WASHINGTON — Sens. Susan Collins and Olympia Snowe of Maine are the two least conservative Republican senators, according to 2011 vote ratings released Friday by the nonpartisan National Journal.
The publication issues annual conservative and liberal rankings of members of Congress, putting together a composite score based on key votes on economic, social and foreign policy issues. Collins and Snowe have usually been in the middle of the Senate in the annual National Journal ratings.
For 2011, of the 47 Senate Republicans, Collins’ conservative rating ranks her 47th, last among GOP senators, while Snowe’s rating comes in 46th.
In the House, Rep. Chellie Pingree, D-1st District, a member of the House Progressive Caucus, is rated the 53rd most liberal lawmaker. Rep. Mike Michaud, D-2nd District, a member of the Blue Dog coalition of fiscally conservative Democrats, is rated the 130th most liberal House member.
The ratings are based on 97 Senate votes and 105 House votes during 2011. An example of votes by Collins and Snowe that affected their ratings: Both voted for the confirmation of Edward Chen to the U.S. District Court in California, while 42 GOP senators voted no.
In the Senate, Democrats Kirsten Gillibrand of New York and Jeff Merkley of Oregon tied for most liberal last year, while Republican Tom Coburn of Oklahoma was rated most conservative. In the House, 19 Democrats tied for most liberal and 10 Republicans tied for most conservative.
‘WE MIGHT BE UNDER FIRE AGAIN’
The Portsmouth Naval Shipyard’s civilian payroll totaled $408.3 million last year, says a group representing shipyard employees, businesses and public officials.
The Seacoast Shipyard Association releases its economic impact study every year. But the report the group released Friday was against the backdrop of a potential new base closure threat to the shipyard in Kittery, which employs about 4,700 civilians and about 100 military personnel.
The study also included some other Navy organizations on the site, bringing its estimate of the total employment to about 5,100. The yard’s military payroll totaled $40.5 million, including Coast Guard personnel, the study said.
The shipyard, which overhauls nuclear submarines, was placed on the Defense Department’s base closure list in 2005, but that recommendation was overturned by the independent Base Realignment and Closure Commission.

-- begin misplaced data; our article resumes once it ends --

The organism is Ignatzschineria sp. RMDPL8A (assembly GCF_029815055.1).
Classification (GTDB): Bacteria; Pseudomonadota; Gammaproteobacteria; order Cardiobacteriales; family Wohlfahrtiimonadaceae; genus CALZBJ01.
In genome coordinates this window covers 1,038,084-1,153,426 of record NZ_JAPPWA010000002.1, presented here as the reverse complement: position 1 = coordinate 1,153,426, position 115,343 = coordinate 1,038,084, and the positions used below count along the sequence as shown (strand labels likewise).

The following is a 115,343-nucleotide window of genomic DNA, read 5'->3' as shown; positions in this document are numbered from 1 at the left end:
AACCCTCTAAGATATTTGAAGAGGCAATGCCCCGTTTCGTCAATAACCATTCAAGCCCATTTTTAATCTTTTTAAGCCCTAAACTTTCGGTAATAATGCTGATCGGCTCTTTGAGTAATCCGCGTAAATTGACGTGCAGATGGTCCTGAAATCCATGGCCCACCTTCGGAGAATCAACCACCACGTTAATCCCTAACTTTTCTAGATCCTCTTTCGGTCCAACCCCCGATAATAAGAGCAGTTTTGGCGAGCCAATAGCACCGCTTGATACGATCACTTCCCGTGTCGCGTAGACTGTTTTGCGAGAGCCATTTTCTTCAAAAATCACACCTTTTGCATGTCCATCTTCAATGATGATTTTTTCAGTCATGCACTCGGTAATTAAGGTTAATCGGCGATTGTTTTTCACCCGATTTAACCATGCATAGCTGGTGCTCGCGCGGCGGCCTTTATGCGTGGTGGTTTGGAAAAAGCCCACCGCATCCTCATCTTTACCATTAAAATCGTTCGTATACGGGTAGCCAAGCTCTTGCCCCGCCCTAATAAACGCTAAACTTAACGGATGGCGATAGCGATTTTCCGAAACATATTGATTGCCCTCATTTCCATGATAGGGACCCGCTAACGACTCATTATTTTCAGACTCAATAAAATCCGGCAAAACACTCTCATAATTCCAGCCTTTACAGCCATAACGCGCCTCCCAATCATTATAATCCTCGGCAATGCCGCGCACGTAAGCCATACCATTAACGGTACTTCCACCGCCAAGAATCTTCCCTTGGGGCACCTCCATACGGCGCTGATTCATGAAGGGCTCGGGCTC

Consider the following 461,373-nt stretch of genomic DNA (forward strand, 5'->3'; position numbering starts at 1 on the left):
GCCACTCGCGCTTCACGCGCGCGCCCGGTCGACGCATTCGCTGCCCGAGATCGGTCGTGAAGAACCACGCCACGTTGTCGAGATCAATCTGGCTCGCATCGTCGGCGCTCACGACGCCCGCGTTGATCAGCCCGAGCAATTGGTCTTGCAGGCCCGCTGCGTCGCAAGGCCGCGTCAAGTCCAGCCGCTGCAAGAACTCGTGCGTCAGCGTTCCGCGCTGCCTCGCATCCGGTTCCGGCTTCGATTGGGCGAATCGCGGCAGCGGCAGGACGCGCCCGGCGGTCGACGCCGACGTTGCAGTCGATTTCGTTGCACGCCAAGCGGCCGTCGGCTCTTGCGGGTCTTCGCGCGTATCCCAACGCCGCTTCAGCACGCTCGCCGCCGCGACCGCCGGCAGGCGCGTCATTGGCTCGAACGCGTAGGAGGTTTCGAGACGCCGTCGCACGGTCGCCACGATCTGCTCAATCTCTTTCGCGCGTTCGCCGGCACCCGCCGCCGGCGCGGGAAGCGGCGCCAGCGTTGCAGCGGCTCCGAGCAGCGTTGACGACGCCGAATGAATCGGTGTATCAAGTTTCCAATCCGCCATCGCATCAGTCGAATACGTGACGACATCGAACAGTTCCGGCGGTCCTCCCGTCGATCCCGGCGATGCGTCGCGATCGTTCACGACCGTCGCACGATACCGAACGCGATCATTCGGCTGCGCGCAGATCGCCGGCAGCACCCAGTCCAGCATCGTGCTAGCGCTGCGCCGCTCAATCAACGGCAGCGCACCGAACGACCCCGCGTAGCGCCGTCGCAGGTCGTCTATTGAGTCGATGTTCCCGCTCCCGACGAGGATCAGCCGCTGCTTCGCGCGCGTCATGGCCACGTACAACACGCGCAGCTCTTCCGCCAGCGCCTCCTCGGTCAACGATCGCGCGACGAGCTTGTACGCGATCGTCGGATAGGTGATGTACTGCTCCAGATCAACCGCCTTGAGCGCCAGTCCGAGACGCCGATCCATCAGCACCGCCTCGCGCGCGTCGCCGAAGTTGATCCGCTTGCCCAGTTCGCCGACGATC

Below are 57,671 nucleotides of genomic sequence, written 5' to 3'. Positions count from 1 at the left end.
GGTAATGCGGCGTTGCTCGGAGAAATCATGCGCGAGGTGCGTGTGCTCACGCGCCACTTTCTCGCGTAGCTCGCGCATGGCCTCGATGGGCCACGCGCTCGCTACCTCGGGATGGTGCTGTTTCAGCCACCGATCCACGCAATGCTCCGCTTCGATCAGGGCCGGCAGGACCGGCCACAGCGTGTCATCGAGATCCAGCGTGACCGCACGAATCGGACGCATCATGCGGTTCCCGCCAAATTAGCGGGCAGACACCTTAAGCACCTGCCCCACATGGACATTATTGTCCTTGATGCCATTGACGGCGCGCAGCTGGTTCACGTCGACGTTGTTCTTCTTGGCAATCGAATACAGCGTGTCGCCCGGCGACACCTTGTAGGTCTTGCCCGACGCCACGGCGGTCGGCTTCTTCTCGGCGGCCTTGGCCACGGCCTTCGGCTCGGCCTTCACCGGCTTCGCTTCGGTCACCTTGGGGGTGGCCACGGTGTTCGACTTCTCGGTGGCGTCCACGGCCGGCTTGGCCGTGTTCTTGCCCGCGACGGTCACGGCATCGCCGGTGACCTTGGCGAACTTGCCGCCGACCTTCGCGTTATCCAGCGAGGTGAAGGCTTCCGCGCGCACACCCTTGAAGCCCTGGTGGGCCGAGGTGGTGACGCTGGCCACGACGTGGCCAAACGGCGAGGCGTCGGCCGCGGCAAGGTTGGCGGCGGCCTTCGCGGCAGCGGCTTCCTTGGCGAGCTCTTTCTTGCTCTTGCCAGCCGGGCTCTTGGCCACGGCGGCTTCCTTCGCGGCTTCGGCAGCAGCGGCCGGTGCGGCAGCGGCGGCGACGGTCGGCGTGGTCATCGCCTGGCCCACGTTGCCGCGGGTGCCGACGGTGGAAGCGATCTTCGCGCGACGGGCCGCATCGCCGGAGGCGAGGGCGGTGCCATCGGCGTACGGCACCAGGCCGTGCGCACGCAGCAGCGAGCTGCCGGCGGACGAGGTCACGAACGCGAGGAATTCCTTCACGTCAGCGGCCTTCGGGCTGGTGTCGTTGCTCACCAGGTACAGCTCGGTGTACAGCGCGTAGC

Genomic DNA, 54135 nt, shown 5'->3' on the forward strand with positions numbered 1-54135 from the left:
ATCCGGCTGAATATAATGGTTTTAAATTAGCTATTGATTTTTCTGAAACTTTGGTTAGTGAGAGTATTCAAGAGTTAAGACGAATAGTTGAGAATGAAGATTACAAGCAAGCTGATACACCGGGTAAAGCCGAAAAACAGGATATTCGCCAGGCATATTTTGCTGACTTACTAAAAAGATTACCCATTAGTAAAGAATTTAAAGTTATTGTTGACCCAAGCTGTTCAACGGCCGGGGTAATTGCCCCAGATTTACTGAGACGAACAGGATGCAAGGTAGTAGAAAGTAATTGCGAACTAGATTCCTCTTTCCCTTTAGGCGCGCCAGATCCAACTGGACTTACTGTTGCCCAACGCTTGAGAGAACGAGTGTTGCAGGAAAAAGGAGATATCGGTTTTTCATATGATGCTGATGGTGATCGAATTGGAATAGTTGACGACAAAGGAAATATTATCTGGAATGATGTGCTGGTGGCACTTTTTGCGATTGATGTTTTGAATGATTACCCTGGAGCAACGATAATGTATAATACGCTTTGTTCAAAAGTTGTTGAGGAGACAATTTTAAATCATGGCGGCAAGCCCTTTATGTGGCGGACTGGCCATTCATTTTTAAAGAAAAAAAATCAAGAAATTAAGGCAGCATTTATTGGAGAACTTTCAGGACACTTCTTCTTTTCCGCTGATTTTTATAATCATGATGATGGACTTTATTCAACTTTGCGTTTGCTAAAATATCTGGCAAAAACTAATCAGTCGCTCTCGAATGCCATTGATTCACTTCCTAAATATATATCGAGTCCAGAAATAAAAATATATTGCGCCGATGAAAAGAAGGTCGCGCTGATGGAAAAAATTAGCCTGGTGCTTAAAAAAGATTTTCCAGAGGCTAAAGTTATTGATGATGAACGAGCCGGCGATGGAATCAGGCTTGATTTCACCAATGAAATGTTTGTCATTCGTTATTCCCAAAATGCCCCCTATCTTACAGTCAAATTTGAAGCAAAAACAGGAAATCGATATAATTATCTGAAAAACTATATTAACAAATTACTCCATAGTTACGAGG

The Obama administration has requested that Congress approve new base closure rounds in 2013 and 2015. Maine and New Hampshire lawmakers say the shipyard does valuable work, but a defense analyst says the yard could be vulnerable because there will be less work in the future overhauling nuclear submarines.
This year, the report alerts the community “that we might be under fire again,” said Neil Rolde, the association’s chairman. “It’s a way of increasing their concern because they can see more clearly how this facility affects the economy of this area.”
‘THE INVISIBLE WAR’
Rep. Chellie Pingree will play the roles of host and participant when the Maine Democrat hosts a screening Tuesday on Capitol Hill of a movie examining the issue of sexual assaults in the military.
“The Invisible War” won the Audience Award for Best Documentary at this year’s Sundance movie festival. It includes an interview with Pingree, who has authored a bill seeking to ease hurdles to disability benefits for veterans who have been sexually assaulted during their military service. The movie also includes interviews with victims Pingree has met with, said Willy Ritch, Pingree’s spokesman.
“When we first started talking about this, there were half a dozen or so veterans in the VA system in Maine seeking help for sexual assault — now there are 50 to 60,” Ritch said, adding that Pingree hopes to bring the movie to Maine.
COLLINS: FDA NEEDS MORE POWER
Sen. Susan Collins applauded the decision by federal regulators last week to allow the import into the United States of two cancer treatment drugs that haven’t been available from domestic suppliers in recent months.
But the Maine Republican said the shortages of the drugs doxorubicin and methotrexate, which stem from problems at suppliers’ factories, show the need to pass legislation she has co-authored that requires drug manufacturers to alert the U.S. Food and Drug Administration of any incident that could cause a drug shortage.
FDA Commissioner Margaret Hamburg told The Associated Press last week that her agency has been able to prevent shortages through manufacturers voluntarily notifying the FDA about expected shortages.
Collins says the FDA needs more power.
“I remain concerned about numerous other drugs still in short supply, many having no effective substitute,” Collins said in a prepared statement. “It is vital that Congress act to give the FDA the tools it needs to address the current shortages and prevent future ones.”
GRANT HELPS AID FARMERS
The University of Maine’s work to address the needs of farmers with disabilities got a federal funding boost last week.
The school received a nearly $166,000 grant from the U.S. Department of Agriculture’s AgrAbility program, according to the offices of Republican Maine Sens. Susan Collins and Olympia Snowe. The grant was among $4.1 million provided nationwide by the National Institute of Food and Agriculture to land grant universities that join with nonprofit disability organizations to aid farmers with disabilities.
MaineToday Media Washington Bureau Chief Jonathan Riskind can be contacted at 791-6280 or at: